Gradual erosion of the Polish democratic norms

10 PM, November 18th: A loud It’s a War! reverberates in the heart of Warsaw. Banners with eight asterisks stretch over the crossing between Powstancow Square and Warecka Street. A group of 5 plainclothes officers enters the crowd, using truncheons to beat the protesters. Pepper spray is floating in the air when two of the provocateurs begin tossing flares on the street. Where just a moment ago was a crowd, now there is a woman - with a face covered in milk - screaming in pain: I cannot breathe. While paramedics are gathering around her, the people are running back and forth carrying physiological saline. There is no way out - the police trapped people in a kettle, cordoning the entire area. No one is allowed to go home without presenting their ID.

It was just another evening in Warsaw, where, for four weeks, the opposition to the currently ruling Law and Justice Party (PiS) has been staging street demonstrations every day. Although triggered by a recent anti-abortion law, the protests are thought to encompass a myriad of breaches of law, ranging from the overhaul of the judicial system, to restrictions on women’s reproductive rights, and the persecution of minorities. To corner the opposition, PiS uses the rhetoric deepening the social schism, exposing an incomplete post-Soviet transition and grave abuse of human rights.

Since 1989, Poland has been regarded as a role model for other Warsaw Pact members that transformed into autocratic regimes. With its new democratic constitution and representative institutions, Poland set an example in developing a relationship between pro-European forces and the Catholic Church that cleared the Polish path for democratization. In exchange, the Clergymen maintained a tight grip over issues such as women’s reproductive rights. Consequently, Poland introduced one of the most repressive abortion policies in Europe. As the Soviet rule produced an authoritarian type of personality unable to think independently, the conservative attitude towards abortion policy has been preserved to this very day.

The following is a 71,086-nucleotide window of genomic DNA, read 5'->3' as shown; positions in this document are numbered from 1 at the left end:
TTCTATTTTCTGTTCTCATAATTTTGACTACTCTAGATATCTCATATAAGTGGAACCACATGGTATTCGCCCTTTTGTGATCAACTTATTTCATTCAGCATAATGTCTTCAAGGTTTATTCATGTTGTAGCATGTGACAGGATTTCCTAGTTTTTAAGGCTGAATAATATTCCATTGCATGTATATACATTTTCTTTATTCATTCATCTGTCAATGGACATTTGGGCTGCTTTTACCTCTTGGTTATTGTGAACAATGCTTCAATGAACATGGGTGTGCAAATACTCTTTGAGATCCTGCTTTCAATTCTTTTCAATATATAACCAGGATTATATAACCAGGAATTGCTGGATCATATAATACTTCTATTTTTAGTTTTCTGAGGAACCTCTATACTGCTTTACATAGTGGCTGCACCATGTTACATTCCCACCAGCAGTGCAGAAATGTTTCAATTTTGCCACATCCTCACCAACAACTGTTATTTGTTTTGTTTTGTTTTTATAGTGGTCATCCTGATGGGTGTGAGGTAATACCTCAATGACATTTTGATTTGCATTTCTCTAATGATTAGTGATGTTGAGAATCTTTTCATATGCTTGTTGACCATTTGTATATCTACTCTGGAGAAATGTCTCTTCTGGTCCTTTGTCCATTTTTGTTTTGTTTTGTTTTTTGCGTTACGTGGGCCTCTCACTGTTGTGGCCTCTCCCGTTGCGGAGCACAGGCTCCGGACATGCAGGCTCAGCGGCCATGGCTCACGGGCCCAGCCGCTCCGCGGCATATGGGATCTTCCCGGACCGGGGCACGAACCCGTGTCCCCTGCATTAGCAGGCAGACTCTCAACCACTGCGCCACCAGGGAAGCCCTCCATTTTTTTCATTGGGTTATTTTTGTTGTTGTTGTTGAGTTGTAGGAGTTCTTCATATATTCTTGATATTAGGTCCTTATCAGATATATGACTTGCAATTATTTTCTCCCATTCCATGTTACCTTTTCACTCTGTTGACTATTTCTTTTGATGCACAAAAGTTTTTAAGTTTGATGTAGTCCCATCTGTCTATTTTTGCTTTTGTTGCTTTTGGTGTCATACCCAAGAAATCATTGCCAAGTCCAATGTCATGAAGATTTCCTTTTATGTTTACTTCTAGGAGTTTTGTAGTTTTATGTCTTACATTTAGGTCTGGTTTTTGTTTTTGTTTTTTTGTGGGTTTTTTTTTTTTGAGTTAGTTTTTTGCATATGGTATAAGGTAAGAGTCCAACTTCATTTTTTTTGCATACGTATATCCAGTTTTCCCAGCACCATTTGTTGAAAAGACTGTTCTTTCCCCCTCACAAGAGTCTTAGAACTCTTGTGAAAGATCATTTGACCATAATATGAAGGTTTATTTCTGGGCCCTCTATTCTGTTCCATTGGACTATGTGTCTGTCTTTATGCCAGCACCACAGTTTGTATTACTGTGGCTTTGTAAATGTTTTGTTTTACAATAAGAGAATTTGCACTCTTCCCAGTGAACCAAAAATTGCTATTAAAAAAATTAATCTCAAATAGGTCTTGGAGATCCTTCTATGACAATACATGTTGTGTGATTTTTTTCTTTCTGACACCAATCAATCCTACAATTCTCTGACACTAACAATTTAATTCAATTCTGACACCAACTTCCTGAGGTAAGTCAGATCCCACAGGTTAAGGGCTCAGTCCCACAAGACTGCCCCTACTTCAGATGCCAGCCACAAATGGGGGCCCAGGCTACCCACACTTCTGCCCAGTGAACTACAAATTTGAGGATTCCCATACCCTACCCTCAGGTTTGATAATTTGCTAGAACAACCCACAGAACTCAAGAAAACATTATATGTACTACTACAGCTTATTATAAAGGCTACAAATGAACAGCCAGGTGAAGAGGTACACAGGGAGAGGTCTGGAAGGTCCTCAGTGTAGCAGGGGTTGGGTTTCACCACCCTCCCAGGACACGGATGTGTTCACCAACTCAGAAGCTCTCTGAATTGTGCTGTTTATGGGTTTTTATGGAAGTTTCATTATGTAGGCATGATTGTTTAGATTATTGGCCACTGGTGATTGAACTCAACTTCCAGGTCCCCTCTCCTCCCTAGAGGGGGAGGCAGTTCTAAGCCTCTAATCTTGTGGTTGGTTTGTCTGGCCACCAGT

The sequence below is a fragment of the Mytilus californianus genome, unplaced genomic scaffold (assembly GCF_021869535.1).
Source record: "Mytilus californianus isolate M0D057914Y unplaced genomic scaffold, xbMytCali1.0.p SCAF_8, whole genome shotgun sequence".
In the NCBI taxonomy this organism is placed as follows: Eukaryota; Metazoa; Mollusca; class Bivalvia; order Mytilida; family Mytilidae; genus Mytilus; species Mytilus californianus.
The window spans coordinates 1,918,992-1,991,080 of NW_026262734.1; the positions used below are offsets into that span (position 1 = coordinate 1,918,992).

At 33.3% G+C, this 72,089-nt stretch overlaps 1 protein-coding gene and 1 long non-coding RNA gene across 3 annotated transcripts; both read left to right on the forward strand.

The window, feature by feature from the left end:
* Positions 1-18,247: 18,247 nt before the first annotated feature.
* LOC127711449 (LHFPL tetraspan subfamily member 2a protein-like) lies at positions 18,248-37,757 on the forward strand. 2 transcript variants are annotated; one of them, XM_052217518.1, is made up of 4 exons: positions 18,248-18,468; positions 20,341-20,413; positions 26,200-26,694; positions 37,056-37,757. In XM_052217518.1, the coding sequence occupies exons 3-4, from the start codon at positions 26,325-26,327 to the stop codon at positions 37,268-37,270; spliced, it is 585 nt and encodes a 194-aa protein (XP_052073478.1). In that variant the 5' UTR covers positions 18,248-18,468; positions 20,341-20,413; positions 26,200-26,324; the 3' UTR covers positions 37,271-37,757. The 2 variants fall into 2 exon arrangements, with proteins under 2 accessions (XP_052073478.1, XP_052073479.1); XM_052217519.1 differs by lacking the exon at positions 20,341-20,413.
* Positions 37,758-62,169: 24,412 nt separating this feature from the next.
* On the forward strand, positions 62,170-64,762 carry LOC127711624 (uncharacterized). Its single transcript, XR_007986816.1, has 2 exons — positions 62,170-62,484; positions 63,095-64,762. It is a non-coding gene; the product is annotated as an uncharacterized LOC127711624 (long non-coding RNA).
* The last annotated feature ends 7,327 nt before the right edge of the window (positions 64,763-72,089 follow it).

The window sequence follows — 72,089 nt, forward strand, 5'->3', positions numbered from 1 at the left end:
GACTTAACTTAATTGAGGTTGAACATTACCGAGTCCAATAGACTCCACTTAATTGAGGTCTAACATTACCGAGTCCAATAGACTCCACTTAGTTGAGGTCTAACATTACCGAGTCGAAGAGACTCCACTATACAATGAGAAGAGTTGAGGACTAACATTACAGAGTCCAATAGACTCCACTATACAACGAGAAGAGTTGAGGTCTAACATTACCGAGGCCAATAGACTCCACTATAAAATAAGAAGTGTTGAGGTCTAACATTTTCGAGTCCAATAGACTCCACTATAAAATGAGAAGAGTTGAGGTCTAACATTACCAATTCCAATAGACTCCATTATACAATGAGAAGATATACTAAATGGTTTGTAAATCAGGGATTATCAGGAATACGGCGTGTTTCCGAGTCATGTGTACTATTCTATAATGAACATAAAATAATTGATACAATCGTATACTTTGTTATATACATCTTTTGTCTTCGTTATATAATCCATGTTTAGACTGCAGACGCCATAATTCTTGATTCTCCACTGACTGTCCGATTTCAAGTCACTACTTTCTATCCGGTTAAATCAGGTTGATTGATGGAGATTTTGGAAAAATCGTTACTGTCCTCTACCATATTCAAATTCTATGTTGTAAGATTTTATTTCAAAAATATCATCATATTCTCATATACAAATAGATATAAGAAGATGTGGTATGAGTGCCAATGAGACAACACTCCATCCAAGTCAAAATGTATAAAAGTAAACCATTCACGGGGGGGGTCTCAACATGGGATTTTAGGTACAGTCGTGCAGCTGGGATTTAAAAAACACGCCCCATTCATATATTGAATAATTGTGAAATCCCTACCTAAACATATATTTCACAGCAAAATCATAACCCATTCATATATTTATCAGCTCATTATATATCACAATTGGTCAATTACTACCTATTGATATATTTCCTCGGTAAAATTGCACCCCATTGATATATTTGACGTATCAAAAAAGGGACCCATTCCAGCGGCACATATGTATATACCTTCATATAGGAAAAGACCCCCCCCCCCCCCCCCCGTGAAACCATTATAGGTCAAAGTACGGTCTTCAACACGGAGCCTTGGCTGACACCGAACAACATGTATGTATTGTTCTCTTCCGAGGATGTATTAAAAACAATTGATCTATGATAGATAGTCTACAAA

The idea of protesting lodged itself in the public consciousness when in 2016 a ban on abortions in almost all circumstances was proposed as a bill. It led to the formation of the All-Poland Women’s Strike (OSK), a women’s rights social movement calling for a large-scale protest. Polish women went out on the streets of big cities wearing black, ultimately inducing the parliament to defer the bill. Although, since then, the issue of women’s reproductive rights remained a prompt for many to take to the streets, no regulation passed by the government engendered such social discontent Poland has seen since the court’s ruling on October 22nd. The latest court’s decision ruled the abortions for fetal defects unconstitutional. As 97.6 percent of abortions were performed last year in Poland due to that circumstance, termination of pregnancy is not to become less common but instead more life-threatening.

The ruling has been widely viewed as unlawful: the Constitutional Tribunal, a PiS-controlled body that lost its independence following the judiciary reforms condemned by the European Commission, is considered to be violating the fundamental women’s rights. The right to safe and legal abortion remains within the sphere of human rights that is highly adherent to the rule of law the EU countries have a reputation for upholdi